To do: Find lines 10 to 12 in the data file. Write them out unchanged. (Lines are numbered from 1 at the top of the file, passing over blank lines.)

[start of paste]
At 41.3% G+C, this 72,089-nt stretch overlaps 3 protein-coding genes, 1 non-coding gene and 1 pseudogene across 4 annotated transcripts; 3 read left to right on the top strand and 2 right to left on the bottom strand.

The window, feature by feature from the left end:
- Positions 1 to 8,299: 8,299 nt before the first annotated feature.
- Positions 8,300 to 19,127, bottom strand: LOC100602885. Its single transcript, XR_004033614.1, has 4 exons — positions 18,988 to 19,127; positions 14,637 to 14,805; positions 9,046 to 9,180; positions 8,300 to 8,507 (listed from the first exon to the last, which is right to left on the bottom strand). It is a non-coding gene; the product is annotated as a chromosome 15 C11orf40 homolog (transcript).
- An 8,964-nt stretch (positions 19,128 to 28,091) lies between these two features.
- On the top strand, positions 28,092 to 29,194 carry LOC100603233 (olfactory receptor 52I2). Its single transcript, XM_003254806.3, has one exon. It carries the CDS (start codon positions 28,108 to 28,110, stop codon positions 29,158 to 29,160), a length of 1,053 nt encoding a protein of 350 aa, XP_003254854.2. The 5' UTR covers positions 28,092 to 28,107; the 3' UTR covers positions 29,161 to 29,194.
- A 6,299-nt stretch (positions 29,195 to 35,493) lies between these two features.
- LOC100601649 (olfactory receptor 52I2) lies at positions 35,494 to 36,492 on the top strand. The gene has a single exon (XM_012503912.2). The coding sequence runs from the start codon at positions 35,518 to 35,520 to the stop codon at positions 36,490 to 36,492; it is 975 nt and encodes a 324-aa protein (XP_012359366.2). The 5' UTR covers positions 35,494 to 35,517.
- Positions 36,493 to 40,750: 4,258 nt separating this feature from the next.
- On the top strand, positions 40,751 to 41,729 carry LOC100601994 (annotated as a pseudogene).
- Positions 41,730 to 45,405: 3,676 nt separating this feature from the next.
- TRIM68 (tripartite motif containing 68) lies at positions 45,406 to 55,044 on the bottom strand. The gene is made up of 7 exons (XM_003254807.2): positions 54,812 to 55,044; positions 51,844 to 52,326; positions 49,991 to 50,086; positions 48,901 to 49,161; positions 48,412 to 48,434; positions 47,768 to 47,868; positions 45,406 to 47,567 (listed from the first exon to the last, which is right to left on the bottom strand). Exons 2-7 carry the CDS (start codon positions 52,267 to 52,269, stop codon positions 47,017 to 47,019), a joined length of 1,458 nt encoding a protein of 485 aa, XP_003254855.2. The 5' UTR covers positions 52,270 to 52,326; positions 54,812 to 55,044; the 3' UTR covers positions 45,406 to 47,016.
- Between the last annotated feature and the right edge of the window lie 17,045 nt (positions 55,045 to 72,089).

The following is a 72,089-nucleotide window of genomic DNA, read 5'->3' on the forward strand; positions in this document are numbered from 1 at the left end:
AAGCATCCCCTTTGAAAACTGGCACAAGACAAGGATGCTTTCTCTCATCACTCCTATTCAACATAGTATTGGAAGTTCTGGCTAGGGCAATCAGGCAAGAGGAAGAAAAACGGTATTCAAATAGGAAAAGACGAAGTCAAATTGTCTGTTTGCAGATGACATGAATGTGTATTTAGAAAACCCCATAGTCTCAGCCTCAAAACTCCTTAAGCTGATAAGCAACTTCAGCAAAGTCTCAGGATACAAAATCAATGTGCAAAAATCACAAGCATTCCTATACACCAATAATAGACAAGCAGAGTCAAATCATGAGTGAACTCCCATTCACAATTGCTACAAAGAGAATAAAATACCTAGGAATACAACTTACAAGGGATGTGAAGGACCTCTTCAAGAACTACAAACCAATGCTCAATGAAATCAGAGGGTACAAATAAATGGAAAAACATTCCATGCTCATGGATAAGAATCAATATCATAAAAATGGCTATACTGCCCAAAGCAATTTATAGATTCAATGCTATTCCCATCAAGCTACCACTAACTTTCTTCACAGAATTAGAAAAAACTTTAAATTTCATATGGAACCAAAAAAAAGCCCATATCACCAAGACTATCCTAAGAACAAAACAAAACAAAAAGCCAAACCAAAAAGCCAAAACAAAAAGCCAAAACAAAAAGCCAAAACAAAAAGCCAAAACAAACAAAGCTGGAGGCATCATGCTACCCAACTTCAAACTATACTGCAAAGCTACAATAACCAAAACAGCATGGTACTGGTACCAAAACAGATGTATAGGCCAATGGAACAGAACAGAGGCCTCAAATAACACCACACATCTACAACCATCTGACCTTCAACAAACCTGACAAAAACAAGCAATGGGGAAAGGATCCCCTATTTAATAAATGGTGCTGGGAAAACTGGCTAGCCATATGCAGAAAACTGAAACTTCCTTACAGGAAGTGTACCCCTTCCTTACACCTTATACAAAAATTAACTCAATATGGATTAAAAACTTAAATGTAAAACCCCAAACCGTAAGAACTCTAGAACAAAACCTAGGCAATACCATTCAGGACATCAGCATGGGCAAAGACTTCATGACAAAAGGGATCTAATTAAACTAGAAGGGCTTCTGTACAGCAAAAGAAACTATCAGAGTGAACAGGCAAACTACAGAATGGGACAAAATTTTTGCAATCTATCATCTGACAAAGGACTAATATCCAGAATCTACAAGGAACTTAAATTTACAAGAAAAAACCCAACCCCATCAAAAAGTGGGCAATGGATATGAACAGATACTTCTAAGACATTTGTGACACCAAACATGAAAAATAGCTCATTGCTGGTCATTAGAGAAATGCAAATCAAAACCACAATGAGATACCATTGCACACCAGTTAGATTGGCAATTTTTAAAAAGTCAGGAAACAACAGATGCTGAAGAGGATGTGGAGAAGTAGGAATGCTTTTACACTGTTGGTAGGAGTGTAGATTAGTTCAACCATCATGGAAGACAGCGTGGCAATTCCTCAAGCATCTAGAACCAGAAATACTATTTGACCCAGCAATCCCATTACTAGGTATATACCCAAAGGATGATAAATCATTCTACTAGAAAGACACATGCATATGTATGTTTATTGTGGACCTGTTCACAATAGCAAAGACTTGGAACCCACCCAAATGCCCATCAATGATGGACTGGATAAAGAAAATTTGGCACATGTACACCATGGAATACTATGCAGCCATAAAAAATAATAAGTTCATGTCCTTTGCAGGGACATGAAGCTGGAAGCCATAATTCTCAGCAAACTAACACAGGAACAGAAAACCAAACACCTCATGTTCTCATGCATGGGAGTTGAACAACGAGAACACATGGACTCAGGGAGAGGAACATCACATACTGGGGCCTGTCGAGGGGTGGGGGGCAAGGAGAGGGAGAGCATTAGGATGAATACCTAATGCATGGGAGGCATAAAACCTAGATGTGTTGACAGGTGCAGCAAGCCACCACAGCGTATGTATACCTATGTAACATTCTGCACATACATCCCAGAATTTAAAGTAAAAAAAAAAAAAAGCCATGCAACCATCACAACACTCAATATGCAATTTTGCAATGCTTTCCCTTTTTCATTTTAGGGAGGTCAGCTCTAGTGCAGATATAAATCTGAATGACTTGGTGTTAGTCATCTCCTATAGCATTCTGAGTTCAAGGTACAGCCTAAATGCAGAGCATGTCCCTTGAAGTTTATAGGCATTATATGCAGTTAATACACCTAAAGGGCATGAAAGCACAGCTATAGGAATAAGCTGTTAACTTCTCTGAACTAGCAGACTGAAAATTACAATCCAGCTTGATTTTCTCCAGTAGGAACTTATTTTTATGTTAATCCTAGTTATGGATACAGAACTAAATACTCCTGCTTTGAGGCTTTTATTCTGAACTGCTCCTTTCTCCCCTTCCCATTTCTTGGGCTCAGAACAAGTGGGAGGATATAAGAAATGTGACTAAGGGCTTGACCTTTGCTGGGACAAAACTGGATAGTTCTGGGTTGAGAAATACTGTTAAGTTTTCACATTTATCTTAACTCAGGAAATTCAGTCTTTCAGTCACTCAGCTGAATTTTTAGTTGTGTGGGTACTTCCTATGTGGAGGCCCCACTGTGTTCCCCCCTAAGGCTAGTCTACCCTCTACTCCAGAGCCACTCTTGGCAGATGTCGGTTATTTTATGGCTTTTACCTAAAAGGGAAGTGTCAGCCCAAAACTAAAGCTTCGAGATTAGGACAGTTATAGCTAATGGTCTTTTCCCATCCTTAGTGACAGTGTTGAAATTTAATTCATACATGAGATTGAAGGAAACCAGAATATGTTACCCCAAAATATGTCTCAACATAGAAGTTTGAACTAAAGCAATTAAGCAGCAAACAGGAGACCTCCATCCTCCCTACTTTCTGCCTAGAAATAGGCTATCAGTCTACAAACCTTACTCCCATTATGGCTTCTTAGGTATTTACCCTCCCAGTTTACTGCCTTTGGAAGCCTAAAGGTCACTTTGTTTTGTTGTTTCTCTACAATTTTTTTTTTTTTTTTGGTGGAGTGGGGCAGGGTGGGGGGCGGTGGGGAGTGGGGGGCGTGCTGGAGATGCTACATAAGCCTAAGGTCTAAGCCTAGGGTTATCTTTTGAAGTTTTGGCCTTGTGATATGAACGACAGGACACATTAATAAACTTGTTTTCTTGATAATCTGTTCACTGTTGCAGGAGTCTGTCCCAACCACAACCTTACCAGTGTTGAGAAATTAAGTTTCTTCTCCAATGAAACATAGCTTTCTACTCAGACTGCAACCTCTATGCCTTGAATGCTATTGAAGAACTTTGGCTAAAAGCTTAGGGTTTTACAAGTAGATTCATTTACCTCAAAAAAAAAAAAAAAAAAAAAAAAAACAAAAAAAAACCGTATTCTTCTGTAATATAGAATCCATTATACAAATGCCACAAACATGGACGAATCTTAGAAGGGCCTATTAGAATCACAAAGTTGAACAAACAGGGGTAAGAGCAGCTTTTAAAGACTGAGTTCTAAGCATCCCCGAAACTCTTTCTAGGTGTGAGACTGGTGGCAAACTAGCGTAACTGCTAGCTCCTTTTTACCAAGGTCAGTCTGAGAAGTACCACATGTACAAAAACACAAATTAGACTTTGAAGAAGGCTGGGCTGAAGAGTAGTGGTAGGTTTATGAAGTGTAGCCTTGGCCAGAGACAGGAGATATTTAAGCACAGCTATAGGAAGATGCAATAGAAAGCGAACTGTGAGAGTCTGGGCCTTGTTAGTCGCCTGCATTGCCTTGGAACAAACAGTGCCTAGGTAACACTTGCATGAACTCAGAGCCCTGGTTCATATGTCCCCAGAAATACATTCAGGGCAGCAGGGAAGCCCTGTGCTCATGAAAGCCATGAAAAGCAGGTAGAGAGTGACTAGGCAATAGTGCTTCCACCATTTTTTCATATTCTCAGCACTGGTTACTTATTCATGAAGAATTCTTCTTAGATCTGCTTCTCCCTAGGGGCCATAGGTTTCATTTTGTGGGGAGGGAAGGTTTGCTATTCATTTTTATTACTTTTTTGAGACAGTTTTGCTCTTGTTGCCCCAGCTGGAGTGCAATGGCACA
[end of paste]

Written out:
- On the top strand, positions 40,751 to 41,729 carry LOC100601994 (annotated as a pseudogene).
- Positions 41,730 to 45,405: 3,676 nt separating this feature from the next.
- TRIM68 (tripartite motif containing 68) lies at positions 45,406 to 55,044 on the bottom strand. The gene is made up of 7 exons (XM_003254807.2): positions 54,812 to 55,044; positions 51,844 to 52,326; positions 49,991 to 50,086; positions 48,901 to 49,161; positions 48,412 to 48,434; positions 47,768 to 47,868; positions 45,406 to 47,567 (listed from the first exon to the last, which is right to left on the bottom strand). Exons 2-7 carry the CDS (start codon positions 52,267 to 52,269, stop codon positions 47,017 to 47,019), a joined length of 1,458 nt encoding a protein of 485 aa, XP_003254855.2. The 5' UTR covers positions 52,270 to 52,326; positions 54,812 to 55,044; the 3' UTR covers positions 45,406 to 47,016.